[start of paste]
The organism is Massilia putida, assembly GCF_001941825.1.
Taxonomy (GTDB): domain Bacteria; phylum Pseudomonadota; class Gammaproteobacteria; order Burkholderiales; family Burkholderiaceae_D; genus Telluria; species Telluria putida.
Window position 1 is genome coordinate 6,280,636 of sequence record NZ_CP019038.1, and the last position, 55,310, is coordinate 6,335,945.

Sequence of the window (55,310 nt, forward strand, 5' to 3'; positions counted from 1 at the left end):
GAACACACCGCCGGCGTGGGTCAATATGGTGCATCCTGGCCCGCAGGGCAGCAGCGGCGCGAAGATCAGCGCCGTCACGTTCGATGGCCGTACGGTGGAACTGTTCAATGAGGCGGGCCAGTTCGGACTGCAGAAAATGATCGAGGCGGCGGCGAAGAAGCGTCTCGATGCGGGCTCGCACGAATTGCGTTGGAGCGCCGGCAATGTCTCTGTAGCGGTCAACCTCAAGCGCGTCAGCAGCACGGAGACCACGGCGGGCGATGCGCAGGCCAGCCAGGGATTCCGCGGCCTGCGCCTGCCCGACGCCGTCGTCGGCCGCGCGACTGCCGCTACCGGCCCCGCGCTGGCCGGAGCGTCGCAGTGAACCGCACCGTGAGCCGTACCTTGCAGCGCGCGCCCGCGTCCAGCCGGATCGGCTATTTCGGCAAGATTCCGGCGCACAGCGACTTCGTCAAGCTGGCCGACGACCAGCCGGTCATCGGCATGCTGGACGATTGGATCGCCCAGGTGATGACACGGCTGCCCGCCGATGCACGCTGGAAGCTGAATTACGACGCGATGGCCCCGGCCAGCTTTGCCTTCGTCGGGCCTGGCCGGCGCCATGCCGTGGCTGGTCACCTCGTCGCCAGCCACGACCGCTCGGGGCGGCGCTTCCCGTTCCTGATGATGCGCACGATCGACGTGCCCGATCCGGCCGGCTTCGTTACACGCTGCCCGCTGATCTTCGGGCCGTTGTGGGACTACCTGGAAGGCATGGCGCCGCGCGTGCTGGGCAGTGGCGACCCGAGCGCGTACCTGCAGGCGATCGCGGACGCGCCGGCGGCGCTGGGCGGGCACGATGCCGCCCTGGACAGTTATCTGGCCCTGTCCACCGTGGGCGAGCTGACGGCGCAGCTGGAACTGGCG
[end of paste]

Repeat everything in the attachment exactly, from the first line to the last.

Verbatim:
The organism is Massilia putida, assembly GCF_001941825.1.
Taxonomy (GTDB): domain Bacteria; phylum Pseudomonadota; class Gammaproteobacteria; order Burkholderiales; family Burkholderiaceae_D; genus Telluria; species Telluria putida.
Window position 1 is genome coordinate 6,280,636 of sequence record NZ_CP019038.1, and the last position, 55,310, is coordinate 6,335,945.

Sequence of the window (55,310 nt, forward strand, 5' to 3'; positions counted from 1 at the left end):
GAACACACCGCCGGCGTGGGTCAATATGGTGCATCCTGGCCCGCAGGGCAGCAGCGGCGCGAAGATCAGCGCCGTCACGTTCGATGGCCGTACGGTGGAACTGTTCAATGAGGCGGGCCAGTTCGGACTGCAGAAAATGATCGAGGCGGCGGCGAAGAAGCGTCTCGATGCGGGCTCGCACGAATTGCGTTGGAGCGCCGGCAATGTCTCTGTAGCGGTCAACCTCAAGCGCGTCAGCAGCACGGAGACCACGGCGGGCGATGCGCAGGCCAGCCAGGGATTCCGCGGCCTGCGCCTGCCCGACGCCGTCGTCGGCCGCGCGACTGCCGCTACCGGCCCCGCGCTGGCCGGAGCGTCGCAGTGAACCGCACCGTGAGCCGTACCTTGCAGCGCGCGCCCGCGTCCAGCCGGATCGGCTATTTCGGCAAGATTCCGGCGCACAGCGACTTCGTCAAGCTGGCCGACGACCAGCCGGTCATCGGCATGCTGGACGATTGGATCGCCCAGGTGATGACACGGCTGCCCGCCGATGCACGCTGGAAGCTGAATTACGACGCGATGGCCCCGGCCAGCTTTGCCTTCGTCGGGCCTGGCCGGCGCCATGCCGTGGCTGGTCACCTCGTCGCCAGCCACGACCGCTCGGGGCGGCGCTTCCCGTTCCTGATGATGCGCACGATCGACGTGCCCGATCCGGCCGGCTTCGTTACACGCTGCCCGCTGATCTTCGGGCCGTTGTGGGACTACCTGGAAGGCATGGCGCCGCGCGTGCTGGGCAGTGGCGACCCGAGCGCGTACCTGCAGGCGATCGCGGACGCGCCGGCGGCGCTGGGCGGGCACGATGCCGCCCTGGACAGTTATCTGGCCCTGTCCACCGTGGGCGAGCTGACGGCGCAGCTGGAACTGGCG